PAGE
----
Within the United States, there are over 2.5 million Latino Americans suffering with type II diabetes mellitus. This is alarming, not only because Latinos are 17% more likely to develop diabetes than their white counterparts, but also because Hispanic women are 1.5 times more likely to die from diabetes than white woman. The lack of health care coverage in Latino communities only makes the diabetes epidemic more prevalent.
Contributing Causes of Diabetes
In the Latino community there are many contributing factors to the causes of type II diabetes mellitus. One of the biggest determinants of whether someone is diagnosed with diabetes is based upon the foods they eat. Latinos historically have a very high-carbohydrate diet consisting of breads, pasta and rice and other complex carbohydrates. Latinos in the United States on average tend to eat more processed foods and fast food than Caucasian. Unhealthy dietary choices increase weight, which in turn increases the likelihood of diabetes onset.
Additionally, there are cultural nuances associated with food that contribute to the propensity of diabetes in Latinos. While there are many subgroups within the Latino community, many of these cultures are very family oriented and view food as a means to interact with friends and family. In some cases, it is even considered rude for a family member to turn down food offered to them. This makes eating healthy even more difficult for fear of offending family members and creating conflicts or unwanted attention in intimate settings.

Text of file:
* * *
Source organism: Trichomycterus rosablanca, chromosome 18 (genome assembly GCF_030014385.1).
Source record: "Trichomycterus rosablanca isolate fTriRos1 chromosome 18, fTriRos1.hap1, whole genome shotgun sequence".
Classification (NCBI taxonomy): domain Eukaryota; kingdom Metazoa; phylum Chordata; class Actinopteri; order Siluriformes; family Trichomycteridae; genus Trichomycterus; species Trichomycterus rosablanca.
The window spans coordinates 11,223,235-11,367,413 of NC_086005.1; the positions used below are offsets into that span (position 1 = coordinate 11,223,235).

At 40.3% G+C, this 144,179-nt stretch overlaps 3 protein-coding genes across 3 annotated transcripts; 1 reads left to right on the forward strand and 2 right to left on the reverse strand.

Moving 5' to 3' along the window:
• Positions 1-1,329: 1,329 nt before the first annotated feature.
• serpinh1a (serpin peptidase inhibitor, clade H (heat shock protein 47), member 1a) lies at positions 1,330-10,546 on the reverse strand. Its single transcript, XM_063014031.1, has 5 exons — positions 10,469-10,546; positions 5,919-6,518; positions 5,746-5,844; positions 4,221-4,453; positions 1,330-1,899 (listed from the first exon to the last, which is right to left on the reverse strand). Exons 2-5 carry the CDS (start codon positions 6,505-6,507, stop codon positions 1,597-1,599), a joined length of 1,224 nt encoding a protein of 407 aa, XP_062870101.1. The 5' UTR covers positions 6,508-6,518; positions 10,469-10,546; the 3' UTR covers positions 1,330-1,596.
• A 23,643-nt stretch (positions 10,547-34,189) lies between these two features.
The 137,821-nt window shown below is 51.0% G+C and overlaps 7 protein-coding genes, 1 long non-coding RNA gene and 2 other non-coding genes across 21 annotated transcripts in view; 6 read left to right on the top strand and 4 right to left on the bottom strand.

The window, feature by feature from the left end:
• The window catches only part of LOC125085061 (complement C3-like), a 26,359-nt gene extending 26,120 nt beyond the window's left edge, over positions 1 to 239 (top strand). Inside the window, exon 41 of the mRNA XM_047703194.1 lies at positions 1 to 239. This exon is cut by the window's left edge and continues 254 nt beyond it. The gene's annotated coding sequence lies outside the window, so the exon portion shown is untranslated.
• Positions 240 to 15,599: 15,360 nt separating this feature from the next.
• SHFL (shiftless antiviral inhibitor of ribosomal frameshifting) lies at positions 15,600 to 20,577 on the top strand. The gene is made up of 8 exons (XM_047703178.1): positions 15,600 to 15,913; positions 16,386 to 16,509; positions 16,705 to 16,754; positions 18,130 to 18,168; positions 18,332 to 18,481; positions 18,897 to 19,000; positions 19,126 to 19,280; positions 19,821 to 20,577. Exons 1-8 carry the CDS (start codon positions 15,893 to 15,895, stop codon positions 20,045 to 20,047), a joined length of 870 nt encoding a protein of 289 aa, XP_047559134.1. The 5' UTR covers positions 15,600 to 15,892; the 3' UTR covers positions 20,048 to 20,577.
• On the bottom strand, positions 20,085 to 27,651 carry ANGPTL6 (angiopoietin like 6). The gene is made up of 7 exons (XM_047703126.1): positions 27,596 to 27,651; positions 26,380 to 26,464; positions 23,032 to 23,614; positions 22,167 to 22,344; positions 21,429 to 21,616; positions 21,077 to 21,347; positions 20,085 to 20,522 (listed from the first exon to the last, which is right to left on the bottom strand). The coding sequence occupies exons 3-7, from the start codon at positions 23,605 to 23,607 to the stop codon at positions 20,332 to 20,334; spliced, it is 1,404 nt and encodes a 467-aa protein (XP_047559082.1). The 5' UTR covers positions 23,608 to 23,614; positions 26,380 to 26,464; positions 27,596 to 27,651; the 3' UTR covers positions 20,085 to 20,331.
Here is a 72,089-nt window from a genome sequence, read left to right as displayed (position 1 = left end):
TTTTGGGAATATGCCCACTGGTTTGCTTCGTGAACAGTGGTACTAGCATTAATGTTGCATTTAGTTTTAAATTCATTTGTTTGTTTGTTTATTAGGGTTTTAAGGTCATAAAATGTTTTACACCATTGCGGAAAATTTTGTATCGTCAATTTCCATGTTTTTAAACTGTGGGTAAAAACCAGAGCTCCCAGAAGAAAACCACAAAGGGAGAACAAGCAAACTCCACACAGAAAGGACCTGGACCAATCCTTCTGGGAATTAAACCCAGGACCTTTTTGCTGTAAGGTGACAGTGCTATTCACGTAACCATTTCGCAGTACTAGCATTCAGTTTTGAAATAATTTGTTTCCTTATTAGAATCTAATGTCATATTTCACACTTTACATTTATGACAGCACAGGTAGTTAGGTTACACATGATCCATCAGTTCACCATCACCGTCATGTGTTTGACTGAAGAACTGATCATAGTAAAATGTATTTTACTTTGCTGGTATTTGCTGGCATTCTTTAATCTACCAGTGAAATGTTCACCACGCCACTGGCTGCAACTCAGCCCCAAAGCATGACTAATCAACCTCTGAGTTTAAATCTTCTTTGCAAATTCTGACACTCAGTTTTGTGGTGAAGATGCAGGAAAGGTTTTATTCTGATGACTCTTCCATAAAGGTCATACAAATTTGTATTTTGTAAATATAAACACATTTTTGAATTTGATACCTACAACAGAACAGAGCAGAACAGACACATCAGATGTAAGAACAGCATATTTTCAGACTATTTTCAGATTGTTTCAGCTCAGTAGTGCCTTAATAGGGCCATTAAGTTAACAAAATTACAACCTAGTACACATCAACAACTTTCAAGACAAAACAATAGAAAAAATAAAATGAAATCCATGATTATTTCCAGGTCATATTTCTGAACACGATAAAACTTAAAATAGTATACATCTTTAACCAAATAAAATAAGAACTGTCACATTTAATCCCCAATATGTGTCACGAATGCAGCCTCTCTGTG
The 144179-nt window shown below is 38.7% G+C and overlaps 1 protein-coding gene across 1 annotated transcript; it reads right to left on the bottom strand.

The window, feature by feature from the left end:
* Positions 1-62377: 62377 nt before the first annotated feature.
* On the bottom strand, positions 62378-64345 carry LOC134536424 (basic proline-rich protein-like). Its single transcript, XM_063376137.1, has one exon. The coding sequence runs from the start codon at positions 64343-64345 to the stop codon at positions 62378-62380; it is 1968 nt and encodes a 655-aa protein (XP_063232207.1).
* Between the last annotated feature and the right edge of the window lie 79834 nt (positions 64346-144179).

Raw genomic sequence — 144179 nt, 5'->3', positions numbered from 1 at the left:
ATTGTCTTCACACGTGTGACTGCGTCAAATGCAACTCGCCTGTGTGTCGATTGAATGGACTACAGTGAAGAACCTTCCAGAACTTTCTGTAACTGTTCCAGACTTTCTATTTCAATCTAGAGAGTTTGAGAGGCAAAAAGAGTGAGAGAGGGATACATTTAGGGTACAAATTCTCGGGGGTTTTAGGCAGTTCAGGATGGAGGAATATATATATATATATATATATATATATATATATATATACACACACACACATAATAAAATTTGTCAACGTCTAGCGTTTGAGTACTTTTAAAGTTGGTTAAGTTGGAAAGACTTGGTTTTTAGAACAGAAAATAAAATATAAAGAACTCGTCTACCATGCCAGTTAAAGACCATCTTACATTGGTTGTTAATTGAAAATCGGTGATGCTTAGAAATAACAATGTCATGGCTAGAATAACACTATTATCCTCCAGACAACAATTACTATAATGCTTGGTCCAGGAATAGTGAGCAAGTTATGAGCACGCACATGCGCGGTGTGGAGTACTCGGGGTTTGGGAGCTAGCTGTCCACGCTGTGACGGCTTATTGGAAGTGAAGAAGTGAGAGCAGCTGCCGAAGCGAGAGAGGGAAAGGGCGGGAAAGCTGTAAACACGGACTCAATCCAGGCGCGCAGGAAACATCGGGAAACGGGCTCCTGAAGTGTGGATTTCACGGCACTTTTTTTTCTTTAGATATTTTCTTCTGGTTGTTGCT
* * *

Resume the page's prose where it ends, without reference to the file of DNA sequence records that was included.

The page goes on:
The Importance of Health Care
It is of extreme importance that Latio diabetics visit a physician in order receive a diagnosis of diabetes and subsequent care and follow up. However, oftentimes the clinician-patient experience can present a problem. While clear communication is necessary and one of the most important factors as it relates to medication compliance, Latino patients tend to experience the highest levels of miscommunication during hospital visits due to linguistic and cultural barriers. The information disseminated to Spanish-speaking patients needs to be not only readable in their native language, but also understandable from a wording standpoint by the patient. In order for patients to understand the causes of their disease and the ways to start making healthier lifestyle and diet choices, it is imperative that patients be presented with literature that is not only easily accessible to them, but easy to understand as well. Many industry stakeholders recommend that health literature be at a third grade level.
Latino diabetics tend to live with comorbidities such as hypertension and high cholesterol. Additionally, eye problems also occur frequently within the Latino community, as there is an 84% chance of developing diabetic retinopathy for Latino diabetics. Effective treatments should address cultural and linguistic barriers while encouraging regularly checking blood sugar and medication adherence.
- CDC: https://www.cdc.gov/diabetes/library/features/hispanic-diabetes.html
- Illinois Dept of Public Health: http://www.idph.state.il.us/idhp/idhp_HispanicRiskForDiabetes.htm
- OMH article: https://minorityhealth.hhs.gov/omh/browse.aspx?lvl=4&lvlid=63